Question about which engine code to use when checking timing....it seems a little confusing to me.
One is called "Post 03/1999" and the other is called "Pre 04/1999"...I have a 2001 Jetta...it would seem Pre 04/1999 would be the choice, but why is there a post 03/1999? Post 03 would be PD and my understanding is that the TDI timing graph doesn't work for that engine.
Anyway, here is my timing on those two graphs. Would you guys mess with this or leave it? I have maybe a slightly rough idle, but not bad. Timing belt has about 30k miles on it.
OK Out with my Laptop trying to check the timing with Registered VagCom Lite. Get the graphs and all but my car or engine code does not seem to be present. 2000 NB 1.9L 5 speed... all I have checked show the timing on or very close to the Blue line.
I have a 2000 Jetta TDI with timing problems. Right now, the timing is about 150 and the Jetta runs well. When I reduce the timing to just below the green line, it still runs well; until I try to start it in the morning. It just won't start until I change the timing back to about 150. I do get the CEL when at 150. Any ideas?
... How you might be able to make timing changes more easily...!
Although NOT new to working on VW VE TDI engines, I am still new at using the ROSS-Tech system... and I have read this THREAD on changing TIMING with great interest. Time and again I have seen the several YouTube videos where timing is adjusted back-and-forth several times... before finally the presenter gets it somewhat close to the center line and (in a sense calls it quits because this adjustment is so difficult!).
Here is my idea that I would like to see what others (with more experience at this than me) think of this. My idea is based on the notion that IF you can either find an extra long 22mm open-end or flat boxed-end wrench or somehow effectively attach an extension onto the wrench. IF done, I think this could dramatically make this adjustment easier to get it set where you want it!
For instance I attached my present longest "Vice-Grip" locking pliers onto my only 22mm wrench and I estimate this gives me ~ a 50% increase in the length of what is a physics problem of a "lever pivoting around a fulcrum" and I know that you have greater power/control with a longer lever !
I'm really interested in whether anyone finds this works for them... and IF it does, I think the ultimate adjusting tool (say for shop use) would be an extra-long 22mm boxed-end wrench that is ~30-inches in length. The reason I say it should be "boxed-end" is because this would allow you to have and use many more angles of attachment of the wrench/tool on the IP's large nut... whereas the open-end wrench has only 2 positions... and this could be important as the length of the tool is longer... and longer!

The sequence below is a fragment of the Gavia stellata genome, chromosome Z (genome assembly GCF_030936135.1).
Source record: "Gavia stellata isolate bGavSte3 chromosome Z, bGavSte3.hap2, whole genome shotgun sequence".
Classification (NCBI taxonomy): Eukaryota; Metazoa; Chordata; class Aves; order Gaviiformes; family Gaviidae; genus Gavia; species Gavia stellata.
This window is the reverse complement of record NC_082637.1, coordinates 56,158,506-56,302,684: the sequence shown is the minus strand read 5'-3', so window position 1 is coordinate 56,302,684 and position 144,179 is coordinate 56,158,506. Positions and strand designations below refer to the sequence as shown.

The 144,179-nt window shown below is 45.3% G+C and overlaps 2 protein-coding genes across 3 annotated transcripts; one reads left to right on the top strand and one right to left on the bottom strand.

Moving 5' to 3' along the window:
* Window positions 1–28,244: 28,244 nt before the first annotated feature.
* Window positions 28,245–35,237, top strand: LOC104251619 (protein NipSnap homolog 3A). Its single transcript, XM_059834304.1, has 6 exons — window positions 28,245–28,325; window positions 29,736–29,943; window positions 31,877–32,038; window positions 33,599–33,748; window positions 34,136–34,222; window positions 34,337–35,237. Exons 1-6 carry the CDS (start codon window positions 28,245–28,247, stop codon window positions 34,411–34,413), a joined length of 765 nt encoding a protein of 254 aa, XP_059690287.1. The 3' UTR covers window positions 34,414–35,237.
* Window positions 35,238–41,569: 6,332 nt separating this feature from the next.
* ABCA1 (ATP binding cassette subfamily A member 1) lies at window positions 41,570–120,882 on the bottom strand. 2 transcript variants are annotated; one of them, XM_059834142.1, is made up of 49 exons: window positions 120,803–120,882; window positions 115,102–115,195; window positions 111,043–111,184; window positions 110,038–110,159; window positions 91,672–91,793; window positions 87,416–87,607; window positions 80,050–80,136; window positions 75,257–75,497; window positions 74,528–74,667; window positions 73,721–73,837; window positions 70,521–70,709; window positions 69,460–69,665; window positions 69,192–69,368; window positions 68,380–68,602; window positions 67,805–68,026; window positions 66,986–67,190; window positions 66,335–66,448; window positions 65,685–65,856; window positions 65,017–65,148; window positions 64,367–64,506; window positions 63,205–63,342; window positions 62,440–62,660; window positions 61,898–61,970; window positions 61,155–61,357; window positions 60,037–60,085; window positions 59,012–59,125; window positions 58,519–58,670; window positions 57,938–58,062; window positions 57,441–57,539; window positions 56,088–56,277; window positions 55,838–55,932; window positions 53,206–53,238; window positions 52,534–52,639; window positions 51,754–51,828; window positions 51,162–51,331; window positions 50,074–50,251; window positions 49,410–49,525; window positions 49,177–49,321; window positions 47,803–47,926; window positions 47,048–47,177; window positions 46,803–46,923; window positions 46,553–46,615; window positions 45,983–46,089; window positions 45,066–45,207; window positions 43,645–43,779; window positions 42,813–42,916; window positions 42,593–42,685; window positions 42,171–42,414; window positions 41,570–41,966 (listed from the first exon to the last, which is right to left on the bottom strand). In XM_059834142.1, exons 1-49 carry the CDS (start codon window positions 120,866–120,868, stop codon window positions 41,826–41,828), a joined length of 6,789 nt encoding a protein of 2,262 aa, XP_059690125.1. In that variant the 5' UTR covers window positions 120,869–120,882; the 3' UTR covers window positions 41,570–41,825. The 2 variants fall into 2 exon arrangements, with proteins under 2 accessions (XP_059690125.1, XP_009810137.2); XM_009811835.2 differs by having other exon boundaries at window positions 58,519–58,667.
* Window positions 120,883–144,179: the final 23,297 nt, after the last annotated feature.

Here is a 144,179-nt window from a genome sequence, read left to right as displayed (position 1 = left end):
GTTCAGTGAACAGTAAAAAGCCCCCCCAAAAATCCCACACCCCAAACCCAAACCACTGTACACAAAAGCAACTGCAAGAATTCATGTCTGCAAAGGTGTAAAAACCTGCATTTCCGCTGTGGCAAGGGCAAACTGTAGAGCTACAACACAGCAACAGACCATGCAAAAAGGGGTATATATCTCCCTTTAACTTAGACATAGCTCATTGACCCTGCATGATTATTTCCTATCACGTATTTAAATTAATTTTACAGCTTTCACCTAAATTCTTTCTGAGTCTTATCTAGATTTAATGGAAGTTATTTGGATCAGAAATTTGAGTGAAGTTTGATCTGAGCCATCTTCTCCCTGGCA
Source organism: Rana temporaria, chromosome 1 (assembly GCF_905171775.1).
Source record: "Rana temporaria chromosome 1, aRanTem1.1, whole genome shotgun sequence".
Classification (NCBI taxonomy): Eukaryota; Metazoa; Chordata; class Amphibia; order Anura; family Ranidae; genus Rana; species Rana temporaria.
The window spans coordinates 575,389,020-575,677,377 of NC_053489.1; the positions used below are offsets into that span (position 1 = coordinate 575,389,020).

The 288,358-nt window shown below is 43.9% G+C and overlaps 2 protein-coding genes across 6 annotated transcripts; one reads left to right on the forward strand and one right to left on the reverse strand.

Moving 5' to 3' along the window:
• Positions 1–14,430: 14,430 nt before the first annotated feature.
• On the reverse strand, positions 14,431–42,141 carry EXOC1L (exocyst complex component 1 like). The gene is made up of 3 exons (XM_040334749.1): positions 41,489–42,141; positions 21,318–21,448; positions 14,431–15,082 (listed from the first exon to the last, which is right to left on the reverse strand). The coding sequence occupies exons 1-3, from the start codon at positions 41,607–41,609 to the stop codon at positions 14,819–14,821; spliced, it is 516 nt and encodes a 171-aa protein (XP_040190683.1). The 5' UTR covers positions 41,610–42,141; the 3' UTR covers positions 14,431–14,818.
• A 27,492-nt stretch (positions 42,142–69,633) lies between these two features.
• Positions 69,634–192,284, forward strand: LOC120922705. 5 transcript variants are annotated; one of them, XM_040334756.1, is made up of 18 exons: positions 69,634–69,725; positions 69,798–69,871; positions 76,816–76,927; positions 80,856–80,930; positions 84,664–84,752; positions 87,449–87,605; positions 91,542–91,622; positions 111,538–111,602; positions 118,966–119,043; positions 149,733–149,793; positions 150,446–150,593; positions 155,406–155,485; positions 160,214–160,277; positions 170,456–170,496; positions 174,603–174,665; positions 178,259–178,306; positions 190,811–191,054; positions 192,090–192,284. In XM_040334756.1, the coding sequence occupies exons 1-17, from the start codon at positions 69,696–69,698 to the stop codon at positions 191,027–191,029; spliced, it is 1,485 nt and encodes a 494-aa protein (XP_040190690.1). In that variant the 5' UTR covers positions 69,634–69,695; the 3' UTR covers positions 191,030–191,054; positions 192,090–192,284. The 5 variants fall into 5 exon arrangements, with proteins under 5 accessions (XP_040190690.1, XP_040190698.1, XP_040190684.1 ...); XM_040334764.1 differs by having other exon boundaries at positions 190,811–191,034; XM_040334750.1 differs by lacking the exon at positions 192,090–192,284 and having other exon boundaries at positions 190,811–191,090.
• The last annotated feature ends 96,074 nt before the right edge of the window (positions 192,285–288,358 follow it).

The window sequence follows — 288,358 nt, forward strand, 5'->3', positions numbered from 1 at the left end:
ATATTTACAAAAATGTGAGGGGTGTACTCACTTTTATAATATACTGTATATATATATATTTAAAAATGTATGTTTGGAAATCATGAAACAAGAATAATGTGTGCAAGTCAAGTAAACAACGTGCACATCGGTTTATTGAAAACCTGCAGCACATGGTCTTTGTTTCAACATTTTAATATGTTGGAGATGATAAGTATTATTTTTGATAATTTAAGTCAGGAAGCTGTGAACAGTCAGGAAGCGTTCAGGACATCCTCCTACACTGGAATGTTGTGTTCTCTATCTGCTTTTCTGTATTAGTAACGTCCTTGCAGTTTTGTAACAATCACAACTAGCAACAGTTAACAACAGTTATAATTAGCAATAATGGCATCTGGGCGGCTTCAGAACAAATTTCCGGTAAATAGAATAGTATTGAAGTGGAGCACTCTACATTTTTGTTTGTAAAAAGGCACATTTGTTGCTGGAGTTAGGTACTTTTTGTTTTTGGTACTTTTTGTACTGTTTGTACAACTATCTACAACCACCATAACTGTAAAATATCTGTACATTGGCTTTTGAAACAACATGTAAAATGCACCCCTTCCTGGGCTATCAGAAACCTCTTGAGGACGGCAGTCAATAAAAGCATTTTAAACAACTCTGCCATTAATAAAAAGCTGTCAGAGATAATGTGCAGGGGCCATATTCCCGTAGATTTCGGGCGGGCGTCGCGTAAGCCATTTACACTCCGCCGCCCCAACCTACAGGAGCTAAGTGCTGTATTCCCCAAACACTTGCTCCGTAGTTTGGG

I hope to try my Vice-grip extension soon and I'm hoping that even the small extension should allow the adjustment to be made with greater control and thus easier to finally get the adjustment you want!
A final thought... I think one factor that makes this adjustment difficult with a standard-lenght 22mm wrench and that is the fact that how tight you leave the three 13mm bolts on the IP's pulley... and getting these just right makes a lot of difference when you "push" or "pull" to make the adjustment change. IMHO, with a 22mm that has much longer leverage, this factor becomes less of a problem !
It's the TDIGraph GUI which has a potentially confusing convention in the combo box label and titling.
When the greater-than symbol is used in an expression or label, often some of us (if strange like me) interpret that as a mathematical inequality, infix meaning the term to the left of the > operator is greater (than whatever could be a term at the right side).
It came to me later that these labels/titles are using < and > as directional cues, < meaning leftward into the past and > meaning rightward into future.
So with my 2002 ALH this would be a correct choice, as far as my latest belief (look for the ">" in the following title): 1.9l R4 TDI AGR/AHF/ALH/ASV (05/1999>)